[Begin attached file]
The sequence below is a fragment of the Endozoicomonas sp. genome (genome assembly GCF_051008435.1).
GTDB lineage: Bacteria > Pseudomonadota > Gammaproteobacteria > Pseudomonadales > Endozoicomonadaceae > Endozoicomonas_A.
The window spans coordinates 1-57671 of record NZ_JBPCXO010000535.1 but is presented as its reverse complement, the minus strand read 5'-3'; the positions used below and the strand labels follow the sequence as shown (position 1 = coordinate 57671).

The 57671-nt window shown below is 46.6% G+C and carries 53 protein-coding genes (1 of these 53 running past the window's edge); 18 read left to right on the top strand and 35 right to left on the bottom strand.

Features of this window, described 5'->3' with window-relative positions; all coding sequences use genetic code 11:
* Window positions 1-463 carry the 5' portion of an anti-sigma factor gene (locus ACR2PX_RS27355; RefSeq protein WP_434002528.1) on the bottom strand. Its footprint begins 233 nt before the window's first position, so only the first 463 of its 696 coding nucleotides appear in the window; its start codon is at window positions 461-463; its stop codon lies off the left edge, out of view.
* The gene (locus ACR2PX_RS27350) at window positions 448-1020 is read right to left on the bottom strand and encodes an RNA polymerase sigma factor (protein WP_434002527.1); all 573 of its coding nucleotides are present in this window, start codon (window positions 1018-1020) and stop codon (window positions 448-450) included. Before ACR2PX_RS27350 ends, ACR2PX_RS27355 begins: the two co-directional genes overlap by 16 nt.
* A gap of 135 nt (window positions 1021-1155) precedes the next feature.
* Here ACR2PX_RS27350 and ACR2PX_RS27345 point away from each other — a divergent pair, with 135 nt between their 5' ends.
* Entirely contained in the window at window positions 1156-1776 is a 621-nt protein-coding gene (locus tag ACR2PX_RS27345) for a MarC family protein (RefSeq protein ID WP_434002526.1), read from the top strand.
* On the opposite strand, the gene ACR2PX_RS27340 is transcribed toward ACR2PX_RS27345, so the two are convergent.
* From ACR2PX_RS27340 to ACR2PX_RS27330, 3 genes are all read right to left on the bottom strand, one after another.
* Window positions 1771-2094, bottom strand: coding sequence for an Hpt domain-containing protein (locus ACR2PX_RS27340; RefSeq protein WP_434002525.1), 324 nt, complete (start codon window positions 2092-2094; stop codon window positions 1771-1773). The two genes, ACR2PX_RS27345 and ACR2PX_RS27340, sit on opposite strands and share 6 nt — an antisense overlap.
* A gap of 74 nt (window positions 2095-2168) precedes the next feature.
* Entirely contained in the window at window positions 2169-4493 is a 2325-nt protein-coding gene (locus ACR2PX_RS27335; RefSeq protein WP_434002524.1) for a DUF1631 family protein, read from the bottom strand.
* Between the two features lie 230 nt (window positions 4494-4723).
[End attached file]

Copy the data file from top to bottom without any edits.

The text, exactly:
The sequence below is a fragment of the Endozoicomonas sp. genome (genome assembly GCF_051008435.1).
GTDB lineage: Bacteria > Pseudomonadota > Gammaproteobacteria > Pseudomonadales > Endozoicomonadaceae > Endozoicomonas_A.
The window spans coordinates 1-57671 of record NZ_JBPCXO010000535.1 but is presented as its reverse complement, the minus strand read 5'-3'; the positions used below and the strand labels follow the sequence as shown (position 1 = coordinate 57671).

The 57671-nt window shown below is 46.6% G+C and carries 53 protein-coding genes (1 of these 53 running past the window's edge); 18 read left to right on the top strand and 35 right to left on the bottom strand.

Features of this window, described 5'->3' with window-relative positions; all coding sequences use genetic code 11:
* Window positions 1-463 carry the 5' portion of an anti-sigma factor gene (locus ACR2PX_RS27355; RefSeq protein WP_434002528.1) on the bottom strand. Its footprint begins 233 nt before the window's first position, so only the first 463 of its 696 coding nucleotides appear in the window; its start codon is at window positions 461-463; its stop codon lies off the left edge, out of view.
* The gene (locus ACR2PX_RS27350) at window positions 448-1020 is read right to left on the bottom strand and encodes an RNA polymerase sigma factor (protein WP_434002527.1); all 573 of its coding nucleotides are present in this window, start codon (window positions 1018-1020) and stop codon (window positions 448-450) included. Before ACR2PX_RS27350 ends, ACR2PX_RS27355 begins: the two co-directional genes overlap by 16 nt.
* A gap of 135 nt (window positions 1021-1155) precedes the next feature.
* Here ACR2PX_RS27350 and ACR2PX_RS27345 point away from each other — a divergent pair, with 135 nt between their 5' ends.
* Entirely contained in the window at window positions 1156-1776 is a 621-nt protein-coding gene (locus tag ACR2PX_RS27345) for a MarC family protein (RefSeq protein ID WP_434002526.1), read from the top strand.
* On the opposite strand, the gene ACR2PX_RS27340 is transcribed toward ACR2PX_RS27345, so the two are convergent.
* From ACR2PX_RS27340 to ACR2PX_RS27330, 3 genes are all read right to left on the bottom strand, one after another.
* Window positions 1771-2094, bottom strand: coding sequence for an Hpt domain-containing protein (locus ACR2PX_RS27340; RefSeq protein WP_434002525.1), 324 nt, complete (start codon window positions 2092-2094; stop codon window positions 1771-1773). The two genes, ACR2PX_RS27345 and ACR2PX_RS27340, sit on opposite strands and share 6 nt — an antisense overlap.
* A gap of 74 nt (window positions 2095-2168) precedes the next feature.
* Entirely contained in the window at window positions 2169-4493 is a 2325-nt protein-coding gene (locus ACR2PX_RS27335; RefSeq protein WP_434002524.1) for a DUF1631 family protein, read from the bottom strand.
* Between the two features lie 230 nt (window positions 4494-4723).